My mom sent this to me the other day. Be who you are, and do it proudly. Especially with meeting people for the first time, you can never have a second chance at a first impression. That being said, if people view you in a bad light, figure out why that is and fix it. You may not be able to change someones initial thoughts of you, but you can change the way they view you after that.

3. "The best things in life happen unexpectedly."

"Life is what happens when you're busy making plans," also goes along with this. Trying to plan out every little detail of your life is only going to lead to disappointment. Sometimes you find the best things/what you're looking for when you're not actually looking. Just go through the motions and things will work out the way they are supposed to.

4. "Be proud of your accomplishments, no matter how small."

It's important to celebrate the little things. Did you go to class today? Good for you. Did you decide to drink water instead of a soda? That's awesome. How are you going to work up to doing bigger and better things if you don't have anywhere to start?

5. "Whatever you're stressing about now probably won't matter in five years."

As someone who is often eaten away by their own worry and anxiety, this is a mantra that I try to constantly remind myself. While it may seem like a big deal now, you need to keep in mind the bigger picture. Will it matter in 5 hours? 5 days? 5 months? And so on. If the answer is no to ANY of these questions, it's probably not worth beating yourself up over.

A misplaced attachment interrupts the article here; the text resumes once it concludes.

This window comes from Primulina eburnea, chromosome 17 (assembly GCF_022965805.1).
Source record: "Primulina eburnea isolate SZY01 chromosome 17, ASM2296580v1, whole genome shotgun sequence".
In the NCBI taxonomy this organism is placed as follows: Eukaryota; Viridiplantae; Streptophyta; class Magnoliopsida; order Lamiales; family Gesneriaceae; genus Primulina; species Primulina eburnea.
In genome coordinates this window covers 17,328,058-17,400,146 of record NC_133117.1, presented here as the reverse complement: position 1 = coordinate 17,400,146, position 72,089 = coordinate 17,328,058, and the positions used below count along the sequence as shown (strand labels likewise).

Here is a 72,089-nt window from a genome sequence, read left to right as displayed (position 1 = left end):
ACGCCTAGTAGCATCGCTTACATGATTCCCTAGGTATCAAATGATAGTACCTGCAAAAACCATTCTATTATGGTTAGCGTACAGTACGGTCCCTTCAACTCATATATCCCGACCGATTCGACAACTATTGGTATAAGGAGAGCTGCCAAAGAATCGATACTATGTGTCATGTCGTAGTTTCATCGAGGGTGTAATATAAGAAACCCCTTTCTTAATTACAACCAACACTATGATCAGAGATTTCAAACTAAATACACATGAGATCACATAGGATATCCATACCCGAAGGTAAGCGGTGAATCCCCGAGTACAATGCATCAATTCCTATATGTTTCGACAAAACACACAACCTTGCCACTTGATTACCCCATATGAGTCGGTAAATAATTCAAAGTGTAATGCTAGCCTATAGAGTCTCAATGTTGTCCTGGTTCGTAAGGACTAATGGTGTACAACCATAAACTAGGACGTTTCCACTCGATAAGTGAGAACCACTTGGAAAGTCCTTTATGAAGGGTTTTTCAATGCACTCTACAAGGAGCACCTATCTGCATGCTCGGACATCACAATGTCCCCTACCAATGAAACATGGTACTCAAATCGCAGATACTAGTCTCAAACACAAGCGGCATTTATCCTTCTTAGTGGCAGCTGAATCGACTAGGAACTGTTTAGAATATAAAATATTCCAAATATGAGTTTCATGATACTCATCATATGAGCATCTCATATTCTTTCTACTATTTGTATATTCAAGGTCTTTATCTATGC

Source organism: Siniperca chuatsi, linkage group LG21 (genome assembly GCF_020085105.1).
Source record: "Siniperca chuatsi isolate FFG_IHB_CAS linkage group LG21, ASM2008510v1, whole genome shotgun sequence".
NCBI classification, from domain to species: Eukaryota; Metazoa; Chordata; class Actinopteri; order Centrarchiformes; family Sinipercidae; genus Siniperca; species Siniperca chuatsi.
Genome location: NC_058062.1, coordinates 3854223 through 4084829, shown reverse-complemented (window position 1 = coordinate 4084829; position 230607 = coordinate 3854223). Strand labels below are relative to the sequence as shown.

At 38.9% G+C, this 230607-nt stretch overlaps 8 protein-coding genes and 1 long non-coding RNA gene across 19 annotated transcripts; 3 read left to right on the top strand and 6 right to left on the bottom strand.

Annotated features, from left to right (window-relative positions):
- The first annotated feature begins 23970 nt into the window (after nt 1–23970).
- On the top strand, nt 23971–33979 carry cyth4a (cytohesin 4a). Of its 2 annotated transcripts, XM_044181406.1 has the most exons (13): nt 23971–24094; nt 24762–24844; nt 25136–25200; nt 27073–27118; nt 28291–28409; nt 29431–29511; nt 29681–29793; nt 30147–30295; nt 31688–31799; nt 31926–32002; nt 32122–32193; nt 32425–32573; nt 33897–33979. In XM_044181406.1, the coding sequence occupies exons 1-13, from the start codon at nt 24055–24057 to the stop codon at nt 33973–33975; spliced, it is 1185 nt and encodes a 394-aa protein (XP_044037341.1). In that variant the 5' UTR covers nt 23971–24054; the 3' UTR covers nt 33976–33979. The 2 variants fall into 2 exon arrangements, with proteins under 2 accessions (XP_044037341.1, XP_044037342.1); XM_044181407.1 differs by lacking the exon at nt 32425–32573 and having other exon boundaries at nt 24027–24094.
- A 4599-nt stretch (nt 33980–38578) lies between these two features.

6. "Stop being the 'go to' person for someone you can't go to."

Someone tweeted that their pastor said this to them and the tweet went viral. A friend of mine sent it to me, and it really made me think. Something I have struggled with over the years is making excuses for people who don't show up for me when I am constantly there for them. This is a helpful reminder that if they aren't contributing to you and your life, you shouldn't have to bend over backward to help them out and be in their lives.

7. "Two wrongs don't make a right."

While this is often a saying that parents use on their young children, it is applicable to pretty much any stage of life. My parents, especially my dad, have constantly said this, whether it was in reference to fighting with my siblings or dealing with people at school. Even as a 20-year-old, I find myself saying this when I hear about arguments and problems people are having. Everyone wants to get even, to best those who hurt them. While it's important to stick up for yourself, it is also important to be the bigger person and not stoop to their level (and whatever else your parents told you in these situations).